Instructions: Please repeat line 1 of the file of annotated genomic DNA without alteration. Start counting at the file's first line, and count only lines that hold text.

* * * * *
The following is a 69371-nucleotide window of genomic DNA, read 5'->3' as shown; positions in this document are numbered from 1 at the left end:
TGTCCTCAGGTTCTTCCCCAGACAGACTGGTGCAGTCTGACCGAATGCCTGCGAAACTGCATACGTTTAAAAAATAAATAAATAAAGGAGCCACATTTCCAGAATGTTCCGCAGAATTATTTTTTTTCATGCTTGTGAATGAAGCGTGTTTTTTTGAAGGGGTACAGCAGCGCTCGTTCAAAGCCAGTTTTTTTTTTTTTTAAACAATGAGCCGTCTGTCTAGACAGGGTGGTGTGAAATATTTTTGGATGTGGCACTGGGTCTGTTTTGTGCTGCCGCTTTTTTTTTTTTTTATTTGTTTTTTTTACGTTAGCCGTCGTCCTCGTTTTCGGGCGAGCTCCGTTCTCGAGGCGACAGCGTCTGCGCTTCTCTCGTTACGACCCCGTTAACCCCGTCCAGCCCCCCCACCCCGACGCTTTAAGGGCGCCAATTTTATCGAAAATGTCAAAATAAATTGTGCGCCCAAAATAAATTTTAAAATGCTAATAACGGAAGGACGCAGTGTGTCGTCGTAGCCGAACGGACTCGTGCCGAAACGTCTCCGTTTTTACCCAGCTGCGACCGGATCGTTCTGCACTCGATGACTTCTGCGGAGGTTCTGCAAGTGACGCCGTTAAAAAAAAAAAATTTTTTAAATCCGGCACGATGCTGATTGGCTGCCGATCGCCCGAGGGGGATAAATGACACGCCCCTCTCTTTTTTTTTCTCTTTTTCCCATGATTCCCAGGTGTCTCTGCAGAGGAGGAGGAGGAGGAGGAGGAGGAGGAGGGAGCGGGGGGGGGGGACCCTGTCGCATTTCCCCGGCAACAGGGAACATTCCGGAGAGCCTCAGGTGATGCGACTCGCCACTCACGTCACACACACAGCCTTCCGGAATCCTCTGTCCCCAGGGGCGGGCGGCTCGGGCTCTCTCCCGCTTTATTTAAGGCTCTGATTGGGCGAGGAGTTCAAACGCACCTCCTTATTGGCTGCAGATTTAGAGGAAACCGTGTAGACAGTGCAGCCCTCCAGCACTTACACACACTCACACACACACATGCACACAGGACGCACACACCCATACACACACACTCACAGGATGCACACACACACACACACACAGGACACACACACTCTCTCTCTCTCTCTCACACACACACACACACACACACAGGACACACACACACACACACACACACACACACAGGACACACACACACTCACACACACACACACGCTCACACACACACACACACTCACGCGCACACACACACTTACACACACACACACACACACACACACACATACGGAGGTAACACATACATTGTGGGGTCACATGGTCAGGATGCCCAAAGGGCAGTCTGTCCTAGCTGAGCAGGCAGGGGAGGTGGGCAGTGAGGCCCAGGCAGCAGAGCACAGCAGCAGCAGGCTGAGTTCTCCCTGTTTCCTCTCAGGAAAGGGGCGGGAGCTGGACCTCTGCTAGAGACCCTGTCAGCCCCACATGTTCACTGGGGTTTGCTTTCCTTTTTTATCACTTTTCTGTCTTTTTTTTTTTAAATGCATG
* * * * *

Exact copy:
The following is a 69371-nucleotide window of genomic DNA, read 5'->3' as shown; positions in this document are numbered from 1 at the left end: